Nelesen’s Design Selected as Chicago Research Summit Logo
The Art and Design Program at Trinity pushed hard to get students involved in organizations, internships, competitions, and more outside of Trinity’s community so that they might build their own networks and broaden their portfolios. Cathy Myer, Trinity’s Librarian, approached the design department about the Chicago Research Summit, which promotes Chicago-based pedagogy and research for regional higher education institutions serving undergraduates, about a logo competition they’d be having amongst participating universities and the larger Chicago educational community.
It wasn’t long after sharing the opportunity with Trinity students before Mariah presented a number of logos to her design professor, who gave her feedback similar to what students receive in class. Through the feedback Mariah was able to refine her submission and eventually win the work!
From the Chicago Research Summit Website:
The Chicago Research Summit steering committee reached out to Mariah Nelesen last week to learn a little more about how she came up with her winning design. From Spain, where she is currently studying abroad, Mariah sent us this note:
I appreciated the Chicago Research Summit’s focus on the sharing of ideas and practices between staff and faculty from colleges and universities in the area. This is what I wanted to reflect in the logo. I was thinking about both the coming together of people and ideas as well as the expanding/moving forward of people and ideas. I wanted the logo to have the feeling of movement and fluidity while being grounded. I came up with an arrow shape that ebbs and flows as it is repeated in the image. Because this is the Chicago Research Summit, I chose to use the colors of the Chicago Flag while using 3 repeated forms because the Chicago Research Summit is 3 words. This creates continuity between the image and the type when the type is alongside of it. The typeface that I chose is called Carlito. It is a nice sans-serif typeface that is easily legible. It is bold while also having soft and hard edges in the letterforms. This complements the logo beside it. I am excited to see the way that the logo helps brand this event!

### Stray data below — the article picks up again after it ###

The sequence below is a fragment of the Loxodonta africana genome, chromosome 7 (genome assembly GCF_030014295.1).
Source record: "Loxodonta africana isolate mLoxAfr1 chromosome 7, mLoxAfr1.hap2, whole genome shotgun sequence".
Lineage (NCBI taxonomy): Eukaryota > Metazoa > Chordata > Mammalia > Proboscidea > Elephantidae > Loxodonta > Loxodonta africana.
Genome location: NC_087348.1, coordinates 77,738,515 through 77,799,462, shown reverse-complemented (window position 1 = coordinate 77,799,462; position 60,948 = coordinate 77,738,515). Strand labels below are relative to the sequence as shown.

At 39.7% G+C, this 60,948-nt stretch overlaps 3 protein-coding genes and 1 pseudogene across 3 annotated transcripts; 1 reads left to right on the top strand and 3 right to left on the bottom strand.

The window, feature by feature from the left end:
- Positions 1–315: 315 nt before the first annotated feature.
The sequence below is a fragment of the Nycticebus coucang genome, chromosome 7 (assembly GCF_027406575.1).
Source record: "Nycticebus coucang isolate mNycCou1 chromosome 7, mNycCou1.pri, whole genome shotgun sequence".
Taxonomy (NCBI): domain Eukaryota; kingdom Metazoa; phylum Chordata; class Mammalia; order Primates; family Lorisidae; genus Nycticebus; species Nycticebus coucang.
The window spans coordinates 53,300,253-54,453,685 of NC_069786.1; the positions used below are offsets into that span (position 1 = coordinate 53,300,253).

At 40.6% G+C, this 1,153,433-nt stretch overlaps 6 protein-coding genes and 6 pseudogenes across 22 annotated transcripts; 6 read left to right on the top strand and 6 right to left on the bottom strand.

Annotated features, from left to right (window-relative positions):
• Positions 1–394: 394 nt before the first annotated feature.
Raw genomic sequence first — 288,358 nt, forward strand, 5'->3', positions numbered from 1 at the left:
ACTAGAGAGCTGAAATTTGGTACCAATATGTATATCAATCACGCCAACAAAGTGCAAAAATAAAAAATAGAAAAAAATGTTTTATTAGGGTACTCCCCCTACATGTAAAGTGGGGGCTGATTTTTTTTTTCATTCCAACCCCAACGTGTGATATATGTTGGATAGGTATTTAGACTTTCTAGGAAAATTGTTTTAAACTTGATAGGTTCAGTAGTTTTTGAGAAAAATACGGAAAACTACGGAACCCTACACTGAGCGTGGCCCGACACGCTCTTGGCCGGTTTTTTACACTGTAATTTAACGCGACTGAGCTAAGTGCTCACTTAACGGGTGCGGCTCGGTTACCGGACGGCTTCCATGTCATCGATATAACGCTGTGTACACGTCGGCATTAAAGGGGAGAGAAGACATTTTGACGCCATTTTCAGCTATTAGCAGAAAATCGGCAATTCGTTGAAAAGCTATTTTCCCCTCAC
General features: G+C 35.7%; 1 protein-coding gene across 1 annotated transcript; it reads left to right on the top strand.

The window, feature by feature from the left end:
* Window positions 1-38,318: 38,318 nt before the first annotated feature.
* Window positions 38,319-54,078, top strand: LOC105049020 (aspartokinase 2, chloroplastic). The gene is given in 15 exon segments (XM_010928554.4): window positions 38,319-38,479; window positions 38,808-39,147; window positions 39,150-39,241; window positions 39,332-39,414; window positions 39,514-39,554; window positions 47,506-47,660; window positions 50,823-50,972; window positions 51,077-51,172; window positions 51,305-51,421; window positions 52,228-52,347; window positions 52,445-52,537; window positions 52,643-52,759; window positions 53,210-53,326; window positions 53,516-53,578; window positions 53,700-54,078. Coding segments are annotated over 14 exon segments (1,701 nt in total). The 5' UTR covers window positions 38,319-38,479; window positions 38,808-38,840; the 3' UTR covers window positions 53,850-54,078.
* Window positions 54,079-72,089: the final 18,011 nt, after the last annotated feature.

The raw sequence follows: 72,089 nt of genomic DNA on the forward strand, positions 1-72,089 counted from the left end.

One of the things that drew the steering committee to this design was how well it conveyed movement. One committee member said it reminded him of the Chicago River flowing downtown, and another saw the two red triangles as faculty and librarians supporting students (the blue triangle) in their education journey. The clean typeface and minimalist design were also factors in our decision.
Congrats, Mariah! Keep up the great work!